The Goanna DAO will be governed through on-chain voting by holders of Al Goanna NFTs. This includes management of the treasury, which was initially established through 25% of proceeds from V2 sales, and the approval of proposals geared towards the broader objective of growing the Algorand NFT ecosystem (12). Furthermore, Shufl has allocated 7.5% of platform fees towards Goanna DAO and its sustained development of Al Goanna.
Although just 18 months old, Al Goanna exemplifies how blockchain can be utilized for social good. While NFTs are critical to the preservation of creator royalties, particularly given the lack of widespread ARR adoption, this cannot come at the cost of environmental conservation. By committing to Algorand, already a carbon-negative blockchain, and literally sowing the seeds for a global tree planting campaign, Al Goanna has demonstrated how NFTs can actually benefit the environment. In its next chapter, as the Goanna DAO takes responsibility for the project, Al Goanna is poised to further its mission of sustainably bringing artwork into Web 3.0 and disrupting the NFT landscape.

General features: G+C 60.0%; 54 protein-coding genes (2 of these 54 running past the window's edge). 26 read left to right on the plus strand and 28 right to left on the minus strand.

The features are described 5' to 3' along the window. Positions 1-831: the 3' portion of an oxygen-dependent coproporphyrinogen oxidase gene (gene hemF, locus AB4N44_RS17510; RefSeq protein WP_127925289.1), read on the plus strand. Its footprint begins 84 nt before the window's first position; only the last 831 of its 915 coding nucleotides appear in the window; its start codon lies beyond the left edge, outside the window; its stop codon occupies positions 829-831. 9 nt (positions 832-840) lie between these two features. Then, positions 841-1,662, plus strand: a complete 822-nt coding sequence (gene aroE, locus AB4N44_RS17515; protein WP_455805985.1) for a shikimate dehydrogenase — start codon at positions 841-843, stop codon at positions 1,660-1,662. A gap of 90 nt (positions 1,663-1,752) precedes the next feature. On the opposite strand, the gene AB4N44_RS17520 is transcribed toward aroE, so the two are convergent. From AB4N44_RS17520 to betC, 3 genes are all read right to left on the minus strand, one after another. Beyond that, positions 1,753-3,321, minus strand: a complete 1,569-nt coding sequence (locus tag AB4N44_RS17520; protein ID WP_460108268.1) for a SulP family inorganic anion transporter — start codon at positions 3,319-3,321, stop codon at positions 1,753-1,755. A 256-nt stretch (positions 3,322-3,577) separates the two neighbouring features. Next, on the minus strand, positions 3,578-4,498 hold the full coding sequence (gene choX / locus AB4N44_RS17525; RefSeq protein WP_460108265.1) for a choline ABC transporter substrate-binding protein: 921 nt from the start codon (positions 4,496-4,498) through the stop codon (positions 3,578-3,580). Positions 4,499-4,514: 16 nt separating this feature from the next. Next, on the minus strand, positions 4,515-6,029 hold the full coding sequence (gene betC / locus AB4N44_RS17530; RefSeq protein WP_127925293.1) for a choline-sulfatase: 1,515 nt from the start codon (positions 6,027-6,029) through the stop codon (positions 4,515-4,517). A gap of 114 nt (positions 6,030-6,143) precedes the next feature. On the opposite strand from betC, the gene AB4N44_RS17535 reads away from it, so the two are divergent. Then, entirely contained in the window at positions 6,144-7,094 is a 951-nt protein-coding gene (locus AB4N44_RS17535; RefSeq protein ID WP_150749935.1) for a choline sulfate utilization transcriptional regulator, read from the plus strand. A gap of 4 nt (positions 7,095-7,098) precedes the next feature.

1 Leah Collins, Artists should share in resale profits. It’s an old idea, but it’s not the reality in Canada yet. CBC Arts (January 14, 2022) https://www.cbc.ca/arts/artists-should-share-in-resale-profits-it-s-an-old-idea-but-it-s-not-the-reality-in-canada-yet-1.6315813.
2 France first adopted “Droit de Suite” in 1920 to pave the way for Artist’s Resale Rights, but this concept has yet to be implemented in China and the United States. Indraneel Banerjee, Artists’ Resale Rights: What? Why? How?, Culture Cog (August 11, 2021) https://medium.com/culture-cog/artists-resale-rights-what-why-how-47aaf53222db.
3 The California Resale Royalty Act (“CRRA”) was eradicated on the basis of preemption by the Copyright Act of 1976. The Artist’s Resale Right in the U.S. & E.U. | IP Legal Update, Pardalis & Nohavicka (October 9, 2019) https://www.pnlawyers.com/the-artists-resale-right-in-the-u-s-eu-ip-legal-update/.
4 In September 2022, Ethereum shifted from Proof of Work to a Proof of Stake consensus model and has reduced its carbon footprint by 99.99%. Andrew Hayward, Ethereum Energy Usage, Carbon Footprint Down 99.99% After Merge: Report, Decrypt (September 15, 2022) https://decrypt.co/109848/ethereum-energy-carbon-footprint-down-99-percent-merge.